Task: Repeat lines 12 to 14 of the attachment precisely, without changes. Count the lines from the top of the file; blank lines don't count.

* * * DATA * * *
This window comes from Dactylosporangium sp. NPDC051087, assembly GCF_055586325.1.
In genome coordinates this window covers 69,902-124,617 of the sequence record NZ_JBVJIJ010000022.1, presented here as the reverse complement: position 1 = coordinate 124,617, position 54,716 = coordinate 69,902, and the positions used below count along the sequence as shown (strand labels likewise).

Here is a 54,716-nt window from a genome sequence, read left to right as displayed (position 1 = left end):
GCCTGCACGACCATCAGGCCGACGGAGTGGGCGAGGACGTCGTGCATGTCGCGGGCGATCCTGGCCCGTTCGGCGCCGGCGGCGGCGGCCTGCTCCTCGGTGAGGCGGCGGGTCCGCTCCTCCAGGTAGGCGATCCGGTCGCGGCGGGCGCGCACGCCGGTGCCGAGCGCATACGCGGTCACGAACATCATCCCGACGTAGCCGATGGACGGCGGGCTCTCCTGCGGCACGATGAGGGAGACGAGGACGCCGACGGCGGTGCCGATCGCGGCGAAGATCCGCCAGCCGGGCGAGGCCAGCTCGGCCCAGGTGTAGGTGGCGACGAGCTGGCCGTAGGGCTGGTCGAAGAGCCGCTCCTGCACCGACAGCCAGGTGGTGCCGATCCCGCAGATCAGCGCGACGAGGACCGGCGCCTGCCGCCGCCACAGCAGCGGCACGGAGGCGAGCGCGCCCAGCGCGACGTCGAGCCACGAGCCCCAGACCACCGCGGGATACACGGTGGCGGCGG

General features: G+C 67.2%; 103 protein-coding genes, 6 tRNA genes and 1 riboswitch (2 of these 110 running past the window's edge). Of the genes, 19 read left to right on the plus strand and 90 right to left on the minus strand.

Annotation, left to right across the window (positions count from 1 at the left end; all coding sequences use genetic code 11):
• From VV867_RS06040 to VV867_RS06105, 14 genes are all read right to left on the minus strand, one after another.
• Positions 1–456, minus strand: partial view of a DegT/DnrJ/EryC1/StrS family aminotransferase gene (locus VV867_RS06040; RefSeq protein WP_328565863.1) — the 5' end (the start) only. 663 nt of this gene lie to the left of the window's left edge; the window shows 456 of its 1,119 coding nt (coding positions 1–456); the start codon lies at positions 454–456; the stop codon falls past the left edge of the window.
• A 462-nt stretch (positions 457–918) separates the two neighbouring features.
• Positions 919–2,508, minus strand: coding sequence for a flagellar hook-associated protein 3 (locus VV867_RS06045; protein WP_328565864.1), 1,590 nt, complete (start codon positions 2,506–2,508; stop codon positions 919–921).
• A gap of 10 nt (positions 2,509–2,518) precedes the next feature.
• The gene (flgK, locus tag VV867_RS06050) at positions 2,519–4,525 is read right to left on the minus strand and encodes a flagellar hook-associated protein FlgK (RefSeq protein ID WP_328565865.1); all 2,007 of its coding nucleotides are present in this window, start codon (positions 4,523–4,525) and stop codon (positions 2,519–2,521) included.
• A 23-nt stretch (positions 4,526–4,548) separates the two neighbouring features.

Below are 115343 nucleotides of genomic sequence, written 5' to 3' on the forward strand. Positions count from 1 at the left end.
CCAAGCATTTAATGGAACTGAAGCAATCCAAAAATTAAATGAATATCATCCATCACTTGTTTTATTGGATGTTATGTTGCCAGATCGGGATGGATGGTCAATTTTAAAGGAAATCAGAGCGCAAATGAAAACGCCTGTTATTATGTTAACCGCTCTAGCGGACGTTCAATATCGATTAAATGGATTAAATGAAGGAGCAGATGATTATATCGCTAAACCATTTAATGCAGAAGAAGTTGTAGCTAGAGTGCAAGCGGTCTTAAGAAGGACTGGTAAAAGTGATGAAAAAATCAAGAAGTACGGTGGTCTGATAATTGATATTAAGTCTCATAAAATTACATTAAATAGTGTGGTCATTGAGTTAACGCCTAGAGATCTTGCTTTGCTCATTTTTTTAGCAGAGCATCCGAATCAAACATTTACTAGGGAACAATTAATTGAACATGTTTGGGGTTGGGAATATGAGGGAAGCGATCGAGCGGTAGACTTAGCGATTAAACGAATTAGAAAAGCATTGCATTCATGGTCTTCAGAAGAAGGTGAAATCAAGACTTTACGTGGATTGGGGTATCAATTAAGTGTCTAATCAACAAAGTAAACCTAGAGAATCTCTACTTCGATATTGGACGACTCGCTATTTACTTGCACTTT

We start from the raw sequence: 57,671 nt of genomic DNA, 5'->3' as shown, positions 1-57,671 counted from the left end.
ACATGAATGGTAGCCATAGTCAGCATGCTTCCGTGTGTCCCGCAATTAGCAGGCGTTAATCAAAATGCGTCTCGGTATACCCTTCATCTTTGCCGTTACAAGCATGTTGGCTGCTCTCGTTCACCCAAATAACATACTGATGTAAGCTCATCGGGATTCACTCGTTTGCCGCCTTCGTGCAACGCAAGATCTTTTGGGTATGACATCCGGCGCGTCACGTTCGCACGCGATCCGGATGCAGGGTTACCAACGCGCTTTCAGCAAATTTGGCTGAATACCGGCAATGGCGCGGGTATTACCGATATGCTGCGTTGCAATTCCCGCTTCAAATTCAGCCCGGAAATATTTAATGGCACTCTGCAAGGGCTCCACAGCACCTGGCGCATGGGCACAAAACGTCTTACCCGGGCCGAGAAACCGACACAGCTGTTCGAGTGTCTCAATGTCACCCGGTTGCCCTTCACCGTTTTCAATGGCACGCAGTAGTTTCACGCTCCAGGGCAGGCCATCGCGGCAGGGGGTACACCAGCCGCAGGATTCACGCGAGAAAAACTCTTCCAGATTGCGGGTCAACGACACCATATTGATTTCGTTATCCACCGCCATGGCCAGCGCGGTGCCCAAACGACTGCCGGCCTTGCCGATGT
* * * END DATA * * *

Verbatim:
• The gene (flgK, locus tag VV867_RS06050) at positions 2,519–4,525 is read right to left on the minus strand and encodes a flagellar hook-associated protein FlgK (RefSeq protein ID WP_328565865.1); all 2,007 of its coding nucleotides are present in this window, start codon (positions 4,523–4,525) and stop codon (positions 2,519–2,521) included.
• A 23-nt stretch (positions 4,526–4,548) separates the two neighbouring features.

Below are 115343 nucleotides of genomic sequence, written 5' to 3' on the forward strand. Positions count from 1 at the left end.